Baba ganoush

Baba ganoush, hummus’ lesser-known cousin, is easily as tasty, if not more so. Even my partner, who doesn’t like eggplant, will slather this all over a chunk of bread and go back for more until the bowl is clean.

Baba ganoush is one of those wonderful recipes that works as a dip, a side dish, or even a low-key light lunch when served with a chunk of tasty bread. This one’s not strictly speaking a low-tech recipe, as I make it with a food processor… but you could do the hard yards with a fork if you wanted to, yielding a chunkier, but by no means sub-standard, baba ganoush.

Here’s how I pull together a crowd-pleasing bowl of baba ganoush, great served with a warm chunk of flatbread, or as an accompaniment to a range of Middle Eastern treats…

Flavour: Savoury and a little smoky

Yield: Enough baba ganoush for your contribution to a potluck party, or as a side dish at a meal for 4-6 people


  • 1 large eggplant pr 2 medium eggplants
  • 3 tablespoons tahini
  • 2 cloves garlic
  • half teaspoon salt
  • juice of half a lemon

Optional extras:

  • olive oil, to serve
  • paprika, to serve
  • finely chopped parsley, to serve
  • a handful of olives, to serve


  1. Roast the eggplant in the oven at 170C for 30-40 minutes (no oil, no salt – just the eggplant)
  2. Once your eggplant is cooked, cool it, then peel it – the skin should peel off easily, and the flesh inside should be very soft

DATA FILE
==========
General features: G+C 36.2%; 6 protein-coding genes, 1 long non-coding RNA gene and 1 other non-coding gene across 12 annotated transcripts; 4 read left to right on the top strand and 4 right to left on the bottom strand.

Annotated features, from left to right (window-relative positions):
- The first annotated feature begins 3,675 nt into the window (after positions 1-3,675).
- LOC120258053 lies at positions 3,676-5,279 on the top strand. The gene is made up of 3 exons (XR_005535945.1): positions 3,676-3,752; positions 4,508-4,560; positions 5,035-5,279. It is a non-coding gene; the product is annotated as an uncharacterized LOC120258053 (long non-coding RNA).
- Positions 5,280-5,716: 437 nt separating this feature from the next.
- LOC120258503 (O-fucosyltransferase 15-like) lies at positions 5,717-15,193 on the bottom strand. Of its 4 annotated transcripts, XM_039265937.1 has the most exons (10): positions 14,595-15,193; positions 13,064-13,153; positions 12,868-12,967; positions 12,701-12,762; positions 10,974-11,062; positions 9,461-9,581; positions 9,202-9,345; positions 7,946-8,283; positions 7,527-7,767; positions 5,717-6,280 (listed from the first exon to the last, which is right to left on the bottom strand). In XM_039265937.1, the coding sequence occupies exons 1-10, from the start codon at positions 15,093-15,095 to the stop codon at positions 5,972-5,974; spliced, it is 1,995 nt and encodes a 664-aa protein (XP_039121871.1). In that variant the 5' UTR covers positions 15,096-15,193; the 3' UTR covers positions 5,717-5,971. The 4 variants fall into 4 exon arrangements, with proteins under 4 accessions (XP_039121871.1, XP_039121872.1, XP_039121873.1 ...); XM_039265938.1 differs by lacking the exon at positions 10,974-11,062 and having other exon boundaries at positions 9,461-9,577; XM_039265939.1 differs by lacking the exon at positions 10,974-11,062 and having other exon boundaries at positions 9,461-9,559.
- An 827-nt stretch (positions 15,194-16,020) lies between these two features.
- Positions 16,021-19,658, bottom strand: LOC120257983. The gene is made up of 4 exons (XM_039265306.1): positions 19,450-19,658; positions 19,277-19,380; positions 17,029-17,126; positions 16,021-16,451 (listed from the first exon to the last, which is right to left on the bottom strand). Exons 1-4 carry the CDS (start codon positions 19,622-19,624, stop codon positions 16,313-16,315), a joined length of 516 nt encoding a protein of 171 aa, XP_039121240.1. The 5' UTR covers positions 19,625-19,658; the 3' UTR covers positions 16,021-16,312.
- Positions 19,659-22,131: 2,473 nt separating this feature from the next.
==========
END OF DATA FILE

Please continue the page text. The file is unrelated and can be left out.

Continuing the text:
3. Pop the eggplant flesh (which might be in several pieces once you’ve made a mess peeling it 😛 ), garlic, salt, lemon juice and tahini in the food processor, and give it a few quick blasts on high speed, remembering to scrape the excess from the sides of the food processor between blasts to make sure it’s all well incorporated
  4. Once your baba ganoush is coming together, blended nice and smooth, you can add a little water to loosen it up, if need be – just add a little splash at a time, pulse the blender again, and check the consistency – keep doing this until your baba ganoush is the consistency you want it to be (I like mine quite thick so I can get a really good dollop of it on a piece of flatbread, but not so thick that I have to scrape the bowl to get it on the bread 😉 )
  5. Serve in a shallow bowl with a drizzle of olive oil, a sprinkle of parsley, and a handful of olives (your baba ganoush will keep fine in the fridge for 2-3 days, so you can make this in advance if you don’t plan to use it immediately)

Best served as an accompaniment to a Middle Eastern feast of falafels, fasolia, and Lebanese cauliflower 😀

2 thoughts on “Baba ganoush

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